You can look at something every day and never really see it for what it is.

It was time to prepare the café for the day, the final ceremony to the disquiet of solitude. To loneliness whose weight leaves a light depression on any surface that is unfortunate enough to feel its touch.

When contact is at a premium it is easier to accept what is given without questioning the cost. Without question he was short on time. Whatever remained of the town would be trickling in shortly expecting coffee, breakfast, conversation, silence, or most likely spirits.  He had to begin now. He hated it when he found someone waiting outside for him to open. It wasn’t the making people wait that bothered him. It was the fact that they watched him from outside and waited impatiently for him to prepare the café that got on his nerves. On days that it happened he would get the urge to close the blinds and tell the customer to get lost – he never did, though it did make him work slower and angrier than usual.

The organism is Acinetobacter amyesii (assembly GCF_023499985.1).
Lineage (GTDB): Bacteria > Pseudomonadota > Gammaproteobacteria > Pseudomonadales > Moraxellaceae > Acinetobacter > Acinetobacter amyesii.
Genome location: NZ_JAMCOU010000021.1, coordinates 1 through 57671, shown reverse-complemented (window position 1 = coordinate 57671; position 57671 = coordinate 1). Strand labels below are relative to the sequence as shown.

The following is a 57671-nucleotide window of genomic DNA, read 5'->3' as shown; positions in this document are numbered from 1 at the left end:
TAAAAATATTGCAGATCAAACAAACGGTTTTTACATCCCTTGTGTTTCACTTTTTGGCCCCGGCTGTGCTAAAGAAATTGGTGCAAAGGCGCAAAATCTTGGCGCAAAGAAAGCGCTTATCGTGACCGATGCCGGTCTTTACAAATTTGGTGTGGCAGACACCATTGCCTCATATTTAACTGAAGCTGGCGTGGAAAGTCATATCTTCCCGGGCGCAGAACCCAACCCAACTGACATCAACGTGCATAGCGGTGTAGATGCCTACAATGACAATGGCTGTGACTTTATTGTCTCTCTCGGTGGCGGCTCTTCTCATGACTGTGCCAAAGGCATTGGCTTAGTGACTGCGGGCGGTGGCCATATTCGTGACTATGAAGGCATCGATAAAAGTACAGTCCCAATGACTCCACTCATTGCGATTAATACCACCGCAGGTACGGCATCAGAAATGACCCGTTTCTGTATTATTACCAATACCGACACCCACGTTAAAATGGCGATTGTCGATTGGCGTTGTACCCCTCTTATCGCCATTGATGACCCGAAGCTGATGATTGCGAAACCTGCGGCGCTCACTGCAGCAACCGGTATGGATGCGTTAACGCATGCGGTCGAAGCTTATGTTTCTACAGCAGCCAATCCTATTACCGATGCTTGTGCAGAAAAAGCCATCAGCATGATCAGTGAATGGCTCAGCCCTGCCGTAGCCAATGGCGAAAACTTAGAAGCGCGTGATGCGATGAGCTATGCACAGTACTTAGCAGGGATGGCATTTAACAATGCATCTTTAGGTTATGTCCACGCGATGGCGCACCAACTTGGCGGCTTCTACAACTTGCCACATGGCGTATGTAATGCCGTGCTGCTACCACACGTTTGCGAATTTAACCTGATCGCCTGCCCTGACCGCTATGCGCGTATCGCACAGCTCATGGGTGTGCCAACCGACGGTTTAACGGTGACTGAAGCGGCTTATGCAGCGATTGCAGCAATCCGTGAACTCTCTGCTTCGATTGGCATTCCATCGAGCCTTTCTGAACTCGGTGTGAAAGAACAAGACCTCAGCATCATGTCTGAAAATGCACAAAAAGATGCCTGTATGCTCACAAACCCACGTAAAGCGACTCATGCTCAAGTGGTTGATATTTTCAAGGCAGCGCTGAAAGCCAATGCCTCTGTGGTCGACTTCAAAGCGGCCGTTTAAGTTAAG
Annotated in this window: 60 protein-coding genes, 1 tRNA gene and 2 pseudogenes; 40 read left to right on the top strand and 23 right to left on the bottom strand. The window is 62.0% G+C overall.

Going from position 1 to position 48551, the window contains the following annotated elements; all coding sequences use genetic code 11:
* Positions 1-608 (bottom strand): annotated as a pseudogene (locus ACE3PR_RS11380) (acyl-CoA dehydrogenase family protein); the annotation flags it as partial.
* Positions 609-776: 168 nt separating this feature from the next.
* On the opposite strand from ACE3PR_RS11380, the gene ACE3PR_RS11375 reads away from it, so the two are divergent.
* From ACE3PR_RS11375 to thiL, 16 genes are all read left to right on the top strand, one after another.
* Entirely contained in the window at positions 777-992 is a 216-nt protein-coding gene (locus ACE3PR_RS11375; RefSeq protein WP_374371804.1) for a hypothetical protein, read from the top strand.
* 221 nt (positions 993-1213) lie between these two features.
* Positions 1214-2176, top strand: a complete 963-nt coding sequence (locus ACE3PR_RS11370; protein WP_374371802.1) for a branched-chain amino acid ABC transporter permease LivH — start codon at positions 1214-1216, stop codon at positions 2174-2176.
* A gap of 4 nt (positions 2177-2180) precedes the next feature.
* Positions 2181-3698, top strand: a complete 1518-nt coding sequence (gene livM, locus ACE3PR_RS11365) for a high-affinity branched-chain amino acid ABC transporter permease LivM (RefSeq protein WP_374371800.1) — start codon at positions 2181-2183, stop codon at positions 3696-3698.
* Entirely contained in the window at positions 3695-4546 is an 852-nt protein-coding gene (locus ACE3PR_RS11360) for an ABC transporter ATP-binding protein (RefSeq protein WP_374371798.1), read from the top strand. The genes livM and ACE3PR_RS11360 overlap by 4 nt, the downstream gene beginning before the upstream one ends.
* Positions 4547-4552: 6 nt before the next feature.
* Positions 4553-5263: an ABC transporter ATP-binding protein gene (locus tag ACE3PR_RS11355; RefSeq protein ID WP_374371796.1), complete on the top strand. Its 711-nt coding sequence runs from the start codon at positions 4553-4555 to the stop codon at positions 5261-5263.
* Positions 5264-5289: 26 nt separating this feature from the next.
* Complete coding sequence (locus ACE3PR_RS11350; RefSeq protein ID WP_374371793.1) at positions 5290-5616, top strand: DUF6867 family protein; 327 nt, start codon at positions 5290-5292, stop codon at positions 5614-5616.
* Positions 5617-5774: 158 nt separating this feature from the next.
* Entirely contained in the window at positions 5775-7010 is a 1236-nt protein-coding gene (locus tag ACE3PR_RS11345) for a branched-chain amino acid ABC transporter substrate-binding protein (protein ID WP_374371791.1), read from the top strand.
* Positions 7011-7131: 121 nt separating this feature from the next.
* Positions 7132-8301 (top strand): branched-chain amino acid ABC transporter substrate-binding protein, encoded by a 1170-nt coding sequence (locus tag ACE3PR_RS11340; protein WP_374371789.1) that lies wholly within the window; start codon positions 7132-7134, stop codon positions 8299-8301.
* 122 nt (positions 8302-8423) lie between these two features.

The last time it happened – about a month ago – he entered the café to find Tómas standing outside on the porch looking in expectantly. It was an unnervingly cold morning. The kind where one could see their breath become a warm mist that almost froze in the air. Perhaps Tómas just wanted to come inside so he could get warm, but that is not how it came off. Without setting up, save for starting the coffee, he let Tómas in. He got so frustrated at the situation that he snapped at Tómas for taking too long. I don’t have all day!  He yelled with an intensity that most people have not seen before. Not here at least. After taking the order, he stomped over to the coffeemaker to pour a cup, burning himself in the process. He smashed the mug on the floor causing the porcelain to create a starburst of shrapnel that flew through the air. In the cleanup his thumb was cut open leaving what is now a scar. Knowing what was good for him, Tómas made a quick retreat. No one has shown up early since.